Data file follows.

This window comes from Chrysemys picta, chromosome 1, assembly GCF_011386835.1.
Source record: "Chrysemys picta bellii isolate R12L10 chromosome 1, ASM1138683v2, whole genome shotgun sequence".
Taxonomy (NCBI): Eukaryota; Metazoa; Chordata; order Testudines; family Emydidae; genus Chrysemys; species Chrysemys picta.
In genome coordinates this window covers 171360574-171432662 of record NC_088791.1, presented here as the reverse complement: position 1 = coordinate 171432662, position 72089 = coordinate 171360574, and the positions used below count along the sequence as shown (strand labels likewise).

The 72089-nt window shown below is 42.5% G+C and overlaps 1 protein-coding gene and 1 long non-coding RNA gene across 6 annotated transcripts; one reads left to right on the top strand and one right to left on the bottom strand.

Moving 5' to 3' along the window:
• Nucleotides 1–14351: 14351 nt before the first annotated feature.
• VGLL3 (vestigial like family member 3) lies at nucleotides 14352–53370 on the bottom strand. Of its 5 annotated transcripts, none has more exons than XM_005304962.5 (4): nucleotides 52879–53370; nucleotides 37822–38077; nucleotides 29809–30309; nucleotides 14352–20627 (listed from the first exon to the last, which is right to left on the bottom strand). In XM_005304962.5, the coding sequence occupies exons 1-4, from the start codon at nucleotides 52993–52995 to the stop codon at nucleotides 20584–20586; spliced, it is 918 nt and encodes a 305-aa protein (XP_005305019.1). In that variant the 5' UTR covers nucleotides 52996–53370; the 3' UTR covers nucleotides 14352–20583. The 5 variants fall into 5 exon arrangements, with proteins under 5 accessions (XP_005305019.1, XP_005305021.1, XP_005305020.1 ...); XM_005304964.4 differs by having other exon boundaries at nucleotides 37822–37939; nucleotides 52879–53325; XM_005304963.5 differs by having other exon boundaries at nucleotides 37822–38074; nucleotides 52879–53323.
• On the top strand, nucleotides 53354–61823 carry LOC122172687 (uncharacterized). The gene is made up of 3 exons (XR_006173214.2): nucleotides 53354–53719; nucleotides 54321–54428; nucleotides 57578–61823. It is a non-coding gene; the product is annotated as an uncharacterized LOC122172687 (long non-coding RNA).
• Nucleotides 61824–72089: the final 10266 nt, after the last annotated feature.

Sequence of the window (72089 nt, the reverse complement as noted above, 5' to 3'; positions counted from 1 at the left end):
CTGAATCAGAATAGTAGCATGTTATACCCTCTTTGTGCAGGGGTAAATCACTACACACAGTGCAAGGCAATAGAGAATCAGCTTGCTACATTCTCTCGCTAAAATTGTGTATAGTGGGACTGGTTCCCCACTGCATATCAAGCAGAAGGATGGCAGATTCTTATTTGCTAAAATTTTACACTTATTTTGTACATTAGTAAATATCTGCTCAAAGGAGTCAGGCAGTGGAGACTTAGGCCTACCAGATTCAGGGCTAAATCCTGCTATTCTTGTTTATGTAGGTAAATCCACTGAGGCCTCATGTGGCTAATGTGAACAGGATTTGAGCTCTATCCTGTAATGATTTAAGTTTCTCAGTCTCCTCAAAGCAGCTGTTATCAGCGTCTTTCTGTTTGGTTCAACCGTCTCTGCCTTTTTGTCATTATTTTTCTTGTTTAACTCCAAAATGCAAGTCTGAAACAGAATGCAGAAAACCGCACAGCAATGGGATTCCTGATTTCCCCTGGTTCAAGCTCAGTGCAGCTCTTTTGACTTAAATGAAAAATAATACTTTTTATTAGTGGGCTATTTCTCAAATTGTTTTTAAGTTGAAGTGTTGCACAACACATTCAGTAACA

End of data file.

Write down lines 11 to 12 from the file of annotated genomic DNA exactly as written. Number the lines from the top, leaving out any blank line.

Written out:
Sequence of the window (72089 nt, the reverse complement as noted above, 5' to 3'; positions counted from 1 at the left end):
CTGAATCAGAATAGTAGCATGTTATACCCTCTTTGTGCAGGGGTAAATCACTACACACAGTGCAAGGCAATAGAGAATCAGCTTGCTACATTCTCTCGCTAAAATTGTGTATAGTGGGACTGGTTCCCCACTGCATATCAAGCAGAAGGATGGCAGATTCTTATTTGCTAAAATTTTACACTTATTTTGTACATTAGTAAATATCTGCTCAAAGGAGTCAGGCAGTGGAGACTTAGGCCTACCAGATTCAGGGCTAAATCCTGCTATTCTTGTTTATGTAGGTAAATCCACTGAGGCCTCATGTGGCTAATGTGAACAGGATTTGAGCTCTATCCTGTAATGATTTAAGTTTCTCAGTCTCCTCAAAGCAGCTGTTATCAGCGTCTTTCTGTTTGGTTCAACCGTCTCTGCCTTTTTGTCATTATTTTTCTTGTTTAACTCCAAAATGCAAGTCTGAAACAGAATGCAGAAAACCGCACAGCAATGGGATTCCTGATTTCCCCTGGTTCAAGCTCAGTGCAGCTCTTTTGACTTAAATGAAAAATAATACTTTTTATTAGTGGGCTATTTCTCAAATTGTTTTTAAGTTGAAGTGTTGCACAACACATTCAGTAACA